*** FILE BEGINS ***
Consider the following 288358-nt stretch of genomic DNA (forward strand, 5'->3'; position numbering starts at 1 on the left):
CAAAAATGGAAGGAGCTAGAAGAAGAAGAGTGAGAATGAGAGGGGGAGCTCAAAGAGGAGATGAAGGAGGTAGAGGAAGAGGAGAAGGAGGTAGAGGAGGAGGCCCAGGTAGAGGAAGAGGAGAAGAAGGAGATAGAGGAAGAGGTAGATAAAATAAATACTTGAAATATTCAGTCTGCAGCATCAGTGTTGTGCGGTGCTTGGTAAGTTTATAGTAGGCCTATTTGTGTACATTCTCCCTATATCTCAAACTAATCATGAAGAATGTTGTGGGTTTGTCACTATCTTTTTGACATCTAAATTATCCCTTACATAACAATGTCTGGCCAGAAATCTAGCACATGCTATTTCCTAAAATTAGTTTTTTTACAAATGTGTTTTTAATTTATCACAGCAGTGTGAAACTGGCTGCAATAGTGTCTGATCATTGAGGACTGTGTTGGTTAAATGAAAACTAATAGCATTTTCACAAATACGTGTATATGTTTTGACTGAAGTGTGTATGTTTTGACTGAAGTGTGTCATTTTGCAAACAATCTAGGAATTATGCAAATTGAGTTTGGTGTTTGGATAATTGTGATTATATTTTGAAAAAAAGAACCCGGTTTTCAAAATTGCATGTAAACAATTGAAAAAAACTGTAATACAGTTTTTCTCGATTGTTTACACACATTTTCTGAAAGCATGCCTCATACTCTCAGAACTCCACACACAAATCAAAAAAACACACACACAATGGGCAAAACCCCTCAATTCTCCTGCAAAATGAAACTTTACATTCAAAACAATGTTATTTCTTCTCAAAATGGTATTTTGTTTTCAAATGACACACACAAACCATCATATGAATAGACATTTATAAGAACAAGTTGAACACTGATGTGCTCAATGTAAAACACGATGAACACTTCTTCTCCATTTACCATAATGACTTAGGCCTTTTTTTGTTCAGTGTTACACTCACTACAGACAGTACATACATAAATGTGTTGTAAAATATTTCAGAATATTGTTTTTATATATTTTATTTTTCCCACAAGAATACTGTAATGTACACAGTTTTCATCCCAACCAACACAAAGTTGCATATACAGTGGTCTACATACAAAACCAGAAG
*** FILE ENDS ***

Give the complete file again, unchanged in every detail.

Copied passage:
Consider the following 288358-nt stretch of genomic DNA (forward strand, 5'->3'; position numbering starts at 1 on the left):
CAAAAATGGAAGGAGCTAGAAGAAGAAGAGTGAGAATGAGAGGGGGAGCTCAAAGAGGAGATGAAGGAGGTAGAGGAAGAGGAGAAGGAGGTAGAGGAGGAGGCCCAGGTAGAGGAAGAGGAGAAGAAGGAGATAGAGGAAGAGGTAGATAAAATAAATACTTGAAATATTCAGTCTGCAGCATCAGTGTTGTGCGGTGCTTGGTAAGTTTATAGTAGGCCTATTTGTGTACATTCTCCCTATATCTCAAACTAATCATGAAGAATGTTGTGGGTTTGTCACTATCTTTTTGACATCTAAATTATCCCTTACATAACAATGTCTGGCCAGAAATCTAGCACATGCTATTTCCTAAAATTAGTTTTTTTACAAATGTGTTTTTAATTTATCACAGCAGTGTGAAACTGGCTGCAATAGTGTCTGATCATTGAGGACTGTGTTGGTTAAATGAAAACTAATAGCATTTTCACAAATACGTGTATATGTTTTGACTGAAGTGTGTATGTTTTGACTGAAGTGTGTCATTTTGCAAACAATCTAGGAATTATGCAAATTGAGTTTGGTGTTTGGATAATTGTGATTATATTTTGAAAAAAAGAACCCGGTTTTCAAAATTGCATGTAAACAATTGAAAAAAACTGTAATACAGTTTTTCTCGATTGTTTACACACATTTTCTGAAAGCATGCCTCATACTCTCAGAACTCCACACACAAATCAAAAAAACACACACACAATGGGCAAAACCCCTCAATTCTCCTGCAAAATGAAACTTTACATTCAAAACAATGTTATTTCTTCTCAAAATGGTATTTTGTTTTCAAATGACACACACAAACCATCATATGAATAGACATTTATAAGAACAAGTTGAACACTGATGTGCTCAATGTAAAACACGATGAACACTTCTTCTCCATTTACCATAATGACTTAGGCCTTTTTTTGTTCAGTGTTACACTCACTACAGACAGTACATACATAAATGTGTTGTAAAATATTTCAGAATATTGTTTTTATATATTTTATTTTTCCCACAAGAATACTGTAATGTACACAGTTTTCATCCCAACCAACACAAAGTTGCATATACAGTGGTCTACATACAAAACCAGAAG